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 Zophar's Message Domain speed of light

 09-10-2007, 12:16 PM #11 you Senior Member   Join Date: Apr 2007 Posts: 109 Re: speed of light > As for why spacetime has a hyperbolic geometry, I'm not sure > anyone could tell you. It just does. > The Minkowski metric might have something to do with it (ds^2 = dx^2 + dy^2 + dz^2 - dt^2)

 09-10-2007, 03:14 PM #12 SpaceTiger Senior Member   Join Date: Feb 2003 Posts: 4,548 Re: speed of light > The Minkowski metric might have something to do with it > (ds^2 = dx^2 + dy^2 + dz^2 - dt^2) The metric is a means of specifying the geometry of spacetime, so that's just a more mathematically precise way of saying what I said in the first paragraph. The version you give sets c=1, but when not using natural units, the last term is cdt^2. To see that one's speed is limited to c, try computing the interval, ds, in the case, dx/dt>c, dy/dt=0, and dz/dt=0. The unanswerable question right now is why the universe obeys general relativity (for which Minkowski space is a limiting case). Until we have a more unified theory of the fundamental forces, that will have to remain a mystery.

 09-10-2007, 08:39 PM #13 Danoz Senior Member   Join Date: Oct 2003 Posts: 4,903 Re: speed of light I wish I weren't so confused by that. Special theory of relativity never made any sense to me at all. What you're saying here about infinite mass seems to make sense, but why is time relative? Why does your speed have anything to do with the time that passes? If speed and time are inexorably intertwined, but speed has limits... does time even exist at the speed of light? See. I'm confused.

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 09-11-2007, 03:53 AM #14 SpaceTiger Senior Member   Join Date: Feb 2003 Posts: 4,548 Re: speed of light > Special theory of relativity never made any sense to me at > all. What you're saying here about infinite mass seems to > make sense, but why is time relative? If light appears to be moving at the same speed, regardless of how fast I'm moving, something funny has to be going on. It's like that slasher flick effect where, no matter how fast the delirious teenage girl is running, the psycho always seems to be catching up to her. The only way to explain this, it turns out, is to say that time has to be moving at a different rate depending on how fast I'm moving. Of course, as the name implies, all of this is relative and there is no such thing as "absolute" time, but you can still compare the measurements of clocks in different reference frames. So to go back to the slasher flick analogy, if you're the teenage girl, you can run as fast as you want, but you'll always see the slasher moving towards you at the same rate. However, someone standing to the side watching the chase will see the slasher moving at this rate as well (like light, slashers always move at the same speed). As you speed up to try and get away from the slasher, the observer will see you approach (but never reach) his speed. You can't run faster than a slasher, it's bad for ticket sales. However, the observer does see you running away from the slasher, so his rate of gain will have to be less than you observe. Although you are delirious with fear, your eyes aren't deceiving you, your clock is just running more slowly than that of the curious bystander, an effect called time dilation. Observations of this effect were first made at the end of the 19th century when physicists measured the speed of light at different points in the earth's orbit. Long story short: don't even both running, the laws of physics (and horror movies) are already conspring against you.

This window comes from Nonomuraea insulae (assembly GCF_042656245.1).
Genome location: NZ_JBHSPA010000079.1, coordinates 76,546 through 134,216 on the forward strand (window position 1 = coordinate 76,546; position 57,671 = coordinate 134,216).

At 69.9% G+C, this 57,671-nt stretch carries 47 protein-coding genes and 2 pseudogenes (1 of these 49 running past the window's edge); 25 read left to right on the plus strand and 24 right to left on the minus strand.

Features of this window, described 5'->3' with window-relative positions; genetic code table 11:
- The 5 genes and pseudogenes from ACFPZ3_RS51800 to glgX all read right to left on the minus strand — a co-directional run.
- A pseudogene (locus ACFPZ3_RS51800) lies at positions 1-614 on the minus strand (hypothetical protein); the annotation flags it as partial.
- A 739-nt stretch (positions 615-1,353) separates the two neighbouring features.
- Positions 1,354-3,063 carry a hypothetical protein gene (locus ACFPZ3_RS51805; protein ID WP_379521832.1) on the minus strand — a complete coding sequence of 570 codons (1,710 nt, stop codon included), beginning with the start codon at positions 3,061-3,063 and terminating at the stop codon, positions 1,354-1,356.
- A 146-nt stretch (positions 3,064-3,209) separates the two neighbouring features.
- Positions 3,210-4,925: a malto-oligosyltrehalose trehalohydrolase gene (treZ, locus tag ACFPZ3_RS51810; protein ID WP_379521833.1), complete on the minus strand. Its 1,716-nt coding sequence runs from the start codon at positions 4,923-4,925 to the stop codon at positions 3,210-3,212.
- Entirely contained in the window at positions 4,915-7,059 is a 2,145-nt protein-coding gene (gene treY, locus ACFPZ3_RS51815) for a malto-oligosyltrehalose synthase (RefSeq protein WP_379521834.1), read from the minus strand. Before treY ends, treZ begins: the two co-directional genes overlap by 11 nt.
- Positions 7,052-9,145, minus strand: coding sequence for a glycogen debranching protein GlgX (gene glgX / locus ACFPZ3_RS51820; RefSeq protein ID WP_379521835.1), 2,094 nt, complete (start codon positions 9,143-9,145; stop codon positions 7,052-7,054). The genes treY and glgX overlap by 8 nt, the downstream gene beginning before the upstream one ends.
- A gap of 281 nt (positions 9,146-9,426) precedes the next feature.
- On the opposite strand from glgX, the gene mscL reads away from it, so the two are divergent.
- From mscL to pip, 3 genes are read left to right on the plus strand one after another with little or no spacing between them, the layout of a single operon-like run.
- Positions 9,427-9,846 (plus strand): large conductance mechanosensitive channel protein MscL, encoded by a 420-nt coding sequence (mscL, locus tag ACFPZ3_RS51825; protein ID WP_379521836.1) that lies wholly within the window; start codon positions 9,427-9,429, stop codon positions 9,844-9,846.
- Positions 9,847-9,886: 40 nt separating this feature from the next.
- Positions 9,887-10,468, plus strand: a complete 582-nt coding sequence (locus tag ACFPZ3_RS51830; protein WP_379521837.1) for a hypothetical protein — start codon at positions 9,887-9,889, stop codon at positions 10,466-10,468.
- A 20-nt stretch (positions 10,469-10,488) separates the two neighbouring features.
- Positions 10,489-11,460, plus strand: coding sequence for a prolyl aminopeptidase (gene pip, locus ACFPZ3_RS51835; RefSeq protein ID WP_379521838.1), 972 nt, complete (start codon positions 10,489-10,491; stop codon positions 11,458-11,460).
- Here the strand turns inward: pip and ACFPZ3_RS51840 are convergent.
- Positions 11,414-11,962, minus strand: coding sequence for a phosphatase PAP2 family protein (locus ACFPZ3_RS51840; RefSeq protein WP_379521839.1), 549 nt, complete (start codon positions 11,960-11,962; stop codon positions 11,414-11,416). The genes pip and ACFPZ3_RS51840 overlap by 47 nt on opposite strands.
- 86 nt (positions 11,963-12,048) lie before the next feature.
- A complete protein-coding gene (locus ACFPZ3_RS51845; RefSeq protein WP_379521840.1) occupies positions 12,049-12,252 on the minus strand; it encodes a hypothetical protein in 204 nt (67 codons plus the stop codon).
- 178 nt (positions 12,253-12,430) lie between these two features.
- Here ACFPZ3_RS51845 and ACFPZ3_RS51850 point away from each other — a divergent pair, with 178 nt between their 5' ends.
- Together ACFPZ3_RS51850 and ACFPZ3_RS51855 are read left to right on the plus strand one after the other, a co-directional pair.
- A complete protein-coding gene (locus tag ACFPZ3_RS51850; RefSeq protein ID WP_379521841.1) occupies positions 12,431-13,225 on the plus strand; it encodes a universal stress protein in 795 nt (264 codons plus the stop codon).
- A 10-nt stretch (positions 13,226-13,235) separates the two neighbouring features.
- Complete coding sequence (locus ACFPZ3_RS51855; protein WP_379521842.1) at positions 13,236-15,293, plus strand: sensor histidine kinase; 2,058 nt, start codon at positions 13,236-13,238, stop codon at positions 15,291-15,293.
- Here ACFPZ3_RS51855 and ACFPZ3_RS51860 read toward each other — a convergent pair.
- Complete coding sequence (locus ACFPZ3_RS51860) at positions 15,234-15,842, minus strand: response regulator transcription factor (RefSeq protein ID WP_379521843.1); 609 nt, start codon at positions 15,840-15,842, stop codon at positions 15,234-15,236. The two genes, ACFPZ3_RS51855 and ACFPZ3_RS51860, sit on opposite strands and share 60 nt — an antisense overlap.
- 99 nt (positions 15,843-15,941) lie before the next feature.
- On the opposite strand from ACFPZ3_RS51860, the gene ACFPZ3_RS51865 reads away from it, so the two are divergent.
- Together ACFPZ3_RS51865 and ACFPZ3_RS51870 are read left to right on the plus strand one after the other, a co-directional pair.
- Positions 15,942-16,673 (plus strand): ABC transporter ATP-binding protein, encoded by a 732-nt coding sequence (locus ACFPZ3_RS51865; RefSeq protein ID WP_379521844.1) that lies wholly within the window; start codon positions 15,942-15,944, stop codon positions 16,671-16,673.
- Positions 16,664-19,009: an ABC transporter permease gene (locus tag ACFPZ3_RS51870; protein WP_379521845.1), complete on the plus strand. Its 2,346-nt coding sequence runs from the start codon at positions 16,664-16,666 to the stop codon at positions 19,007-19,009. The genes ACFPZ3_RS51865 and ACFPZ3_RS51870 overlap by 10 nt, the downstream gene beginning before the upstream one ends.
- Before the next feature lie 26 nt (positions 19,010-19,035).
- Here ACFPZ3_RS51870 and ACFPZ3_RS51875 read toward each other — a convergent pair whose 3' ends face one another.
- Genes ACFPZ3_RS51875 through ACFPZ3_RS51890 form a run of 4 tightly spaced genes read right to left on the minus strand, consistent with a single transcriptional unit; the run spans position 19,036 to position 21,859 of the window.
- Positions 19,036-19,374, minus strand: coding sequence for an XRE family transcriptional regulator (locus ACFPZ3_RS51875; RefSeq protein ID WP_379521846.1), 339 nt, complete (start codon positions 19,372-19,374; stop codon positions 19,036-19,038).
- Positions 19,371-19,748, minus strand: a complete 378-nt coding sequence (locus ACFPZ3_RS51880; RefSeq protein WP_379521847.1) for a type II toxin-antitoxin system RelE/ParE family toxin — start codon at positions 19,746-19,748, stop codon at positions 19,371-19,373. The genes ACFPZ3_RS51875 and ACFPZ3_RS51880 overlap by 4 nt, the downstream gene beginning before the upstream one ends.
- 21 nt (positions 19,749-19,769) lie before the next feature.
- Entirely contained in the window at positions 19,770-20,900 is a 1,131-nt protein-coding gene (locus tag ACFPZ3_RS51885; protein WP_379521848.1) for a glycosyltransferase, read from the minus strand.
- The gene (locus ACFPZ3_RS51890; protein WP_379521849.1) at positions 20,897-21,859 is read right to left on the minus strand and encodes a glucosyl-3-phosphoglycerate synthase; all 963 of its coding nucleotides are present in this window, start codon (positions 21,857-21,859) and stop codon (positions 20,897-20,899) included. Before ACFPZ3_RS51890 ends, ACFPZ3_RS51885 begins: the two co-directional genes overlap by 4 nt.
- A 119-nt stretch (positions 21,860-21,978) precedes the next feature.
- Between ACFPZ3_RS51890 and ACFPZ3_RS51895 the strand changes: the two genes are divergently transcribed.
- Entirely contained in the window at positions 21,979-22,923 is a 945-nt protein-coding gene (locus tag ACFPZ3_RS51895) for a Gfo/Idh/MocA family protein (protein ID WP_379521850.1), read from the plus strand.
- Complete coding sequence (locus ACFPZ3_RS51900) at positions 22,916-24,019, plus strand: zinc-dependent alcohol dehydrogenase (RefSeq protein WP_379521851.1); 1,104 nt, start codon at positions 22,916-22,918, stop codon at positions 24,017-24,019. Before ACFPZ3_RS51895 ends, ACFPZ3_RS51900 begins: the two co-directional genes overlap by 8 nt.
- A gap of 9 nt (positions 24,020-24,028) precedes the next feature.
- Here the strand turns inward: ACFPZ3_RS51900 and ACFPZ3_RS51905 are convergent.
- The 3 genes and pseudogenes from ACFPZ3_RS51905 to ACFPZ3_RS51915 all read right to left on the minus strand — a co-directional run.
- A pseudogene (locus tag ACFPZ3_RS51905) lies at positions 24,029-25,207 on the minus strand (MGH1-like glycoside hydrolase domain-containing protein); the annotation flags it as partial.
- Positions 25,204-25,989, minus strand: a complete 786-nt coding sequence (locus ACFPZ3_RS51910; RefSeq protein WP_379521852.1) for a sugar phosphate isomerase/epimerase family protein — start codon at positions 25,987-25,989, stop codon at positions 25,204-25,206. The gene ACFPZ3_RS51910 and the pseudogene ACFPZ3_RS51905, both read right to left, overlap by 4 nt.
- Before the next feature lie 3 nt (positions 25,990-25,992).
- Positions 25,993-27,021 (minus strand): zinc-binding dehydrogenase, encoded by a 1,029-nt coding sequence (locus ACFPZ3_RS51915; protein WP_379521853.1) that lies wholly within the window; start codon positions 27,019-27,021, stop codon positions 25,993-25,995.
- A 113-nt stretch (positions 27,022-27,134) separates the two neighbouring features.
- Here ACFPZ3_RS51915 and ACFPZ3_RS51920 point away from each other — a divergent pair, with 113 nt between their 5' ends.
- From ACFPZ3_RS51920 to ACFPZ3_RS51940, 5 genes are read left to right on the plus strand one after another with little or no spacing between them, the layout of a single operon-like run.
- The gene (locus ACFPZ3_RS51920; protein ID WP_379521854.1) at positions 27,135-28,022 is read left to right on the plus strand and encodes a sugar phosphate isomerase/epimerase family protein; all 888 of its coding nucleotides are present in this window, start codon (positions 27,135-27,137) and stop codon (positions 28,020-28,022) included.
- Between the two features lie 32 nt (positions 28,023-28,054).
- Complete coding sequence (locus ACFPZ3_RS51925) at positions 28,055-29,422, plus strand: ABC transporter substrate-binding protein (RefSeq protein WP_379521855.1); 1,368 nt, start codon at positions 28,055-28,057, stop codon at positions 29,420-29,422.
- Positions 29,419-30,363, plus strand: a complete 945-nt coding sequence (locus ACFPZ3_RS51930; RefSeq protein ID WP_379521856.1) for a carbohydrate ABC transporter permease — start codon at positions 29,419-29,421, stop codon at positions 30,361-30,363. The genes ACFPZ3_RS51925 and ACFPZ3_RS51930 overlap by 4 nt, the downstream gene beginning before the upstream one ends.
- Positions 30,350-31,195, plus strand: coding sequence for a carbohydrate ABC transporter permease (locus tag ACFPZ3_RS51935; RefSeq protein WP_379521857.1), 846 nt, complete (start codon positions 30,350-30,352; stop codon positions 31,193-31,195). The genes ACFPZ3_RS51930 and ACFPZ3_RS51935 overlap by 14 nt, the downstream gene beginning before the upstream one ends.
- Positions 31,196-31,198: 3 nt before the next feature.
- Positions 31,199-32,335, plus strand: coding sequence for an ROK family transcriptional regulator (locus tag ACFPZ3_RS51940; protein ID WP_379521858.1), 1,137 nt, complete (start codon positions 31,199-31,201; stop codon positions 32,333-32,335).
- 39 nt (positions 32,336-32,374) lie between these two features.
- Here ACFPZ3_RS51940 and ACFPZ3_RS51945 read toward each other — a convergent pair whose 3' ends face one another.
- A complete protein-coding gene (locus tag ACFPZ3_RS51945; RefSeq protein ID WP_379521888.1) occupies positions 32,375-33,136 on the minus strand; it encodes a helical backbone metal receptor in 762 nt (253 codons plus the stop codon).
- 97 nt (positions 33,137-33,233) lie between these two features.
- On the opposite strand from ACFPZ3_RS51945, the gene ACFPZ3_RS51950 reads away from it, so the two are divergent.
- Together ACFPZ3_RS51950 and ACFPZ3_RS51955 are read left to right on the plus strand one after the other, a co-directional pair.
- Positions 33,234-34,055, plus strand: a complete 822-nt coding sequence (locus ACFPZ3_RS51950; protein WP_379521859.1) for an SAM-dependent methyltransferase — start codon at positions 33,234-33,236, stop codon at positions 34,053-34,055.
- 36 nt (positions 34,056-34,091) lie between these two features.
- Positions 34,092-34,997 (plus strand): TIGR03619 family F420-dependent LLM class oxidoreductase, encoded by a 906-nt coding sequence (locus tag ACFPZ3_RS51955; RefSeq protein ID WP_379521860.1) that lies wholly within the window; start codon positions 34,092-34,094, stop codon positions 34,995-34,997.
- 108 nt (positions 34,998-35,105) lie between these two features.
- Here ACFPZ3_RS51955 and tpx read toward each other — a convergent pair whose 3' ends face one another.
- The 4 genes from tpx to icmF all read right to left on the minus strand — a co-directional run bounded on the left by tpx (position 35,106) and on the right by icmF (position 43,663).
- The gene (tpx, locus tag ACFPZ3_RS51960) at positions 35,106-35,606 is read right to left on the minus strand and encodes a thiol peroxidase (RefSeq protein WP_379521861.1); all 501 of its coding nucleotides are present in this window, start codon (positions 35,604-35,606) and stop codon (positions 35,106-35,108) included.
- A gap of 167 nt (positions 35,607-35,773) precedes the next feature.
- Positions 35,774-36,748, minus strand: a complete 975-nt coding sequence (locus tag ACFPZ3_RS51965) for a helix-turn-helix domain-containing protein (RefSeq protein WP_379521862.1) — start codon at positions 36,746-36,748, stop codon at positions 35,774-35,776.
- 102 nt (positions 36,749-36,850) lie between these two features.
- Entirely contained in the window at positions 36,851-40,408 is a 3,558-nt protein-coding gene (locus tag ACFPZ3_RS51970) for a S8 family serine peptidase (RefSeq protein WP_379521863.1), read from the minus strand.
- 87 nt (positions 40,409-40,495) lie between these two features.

09-11-2007, 07:32 AM #15 pipes Senior Member     Join Date: May 2003 Posts: 1,883 Re: speed of light so say I had a spaceship and saw some star a lightyear away if I can make it point b and took my ship from point a to that b in like a minute would I go back in time or would I just watch the star go through a year in a minute?

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 09-11-2007, 11:18 AM #16 SpaceTiger Senior Member   Join Date: Feb 2003 Posts: 4,548 Re: speed of light > so say I had a spaceship and saw some star a lightyear away > if I can make it point b and took my ship from point a to > that b in like a minute would I go back in time or would I > just watch the star go through a year in a minute? If point b is at the star, then you can't reach it in a minute.

 09-11-2007, 11:48 PM #17 you Senior Member   Join Date: Apr 2007 Posts: 109 Re: speed of light > If point b is at the star, then you can't reach it in a > minute. Assuming that all world lines are time-like. He's asking what he'd see if he were on a world line that's space-like

 09-12-2007, 01:14 AM #18 SpaceTiger Senior Member   Join Date: Feb 2003 Posts: 4,548 Re: speed of light > Assuming that all world lines are time-like. He's asking > what he'd see if he were on a world line that's space-like To put what I already said in technical terms, there are no space-like world lines. However, I suspect that most folks here haven't taken courses in modern physics, so I don't think there's anything to gain from repeating my explanations in jargon.

 09-12-2007, 09:52 PM #19 you Senior Member   Join Date: Apr 2007 Posts: 109 Re: speed of light > To put what I already said in technical terms, there are no > space-like world lines. You don't seem to hear when we say "what if" In any case, if you explained it in jargon, I probably would've already heard it before. Special Relativity and I have an special relationship, in that I never remember any proofs

 09-12-2007, 11:15 PM #20 SpaceTiger Senior Member   Join Date: Feb 2003 Posts: 4,548 Re: speed of light > You don't seem to hear when we say "what if" Perhaps someone can answer a similar question: What if I created a pointer in Fortran 77? What would happen then?

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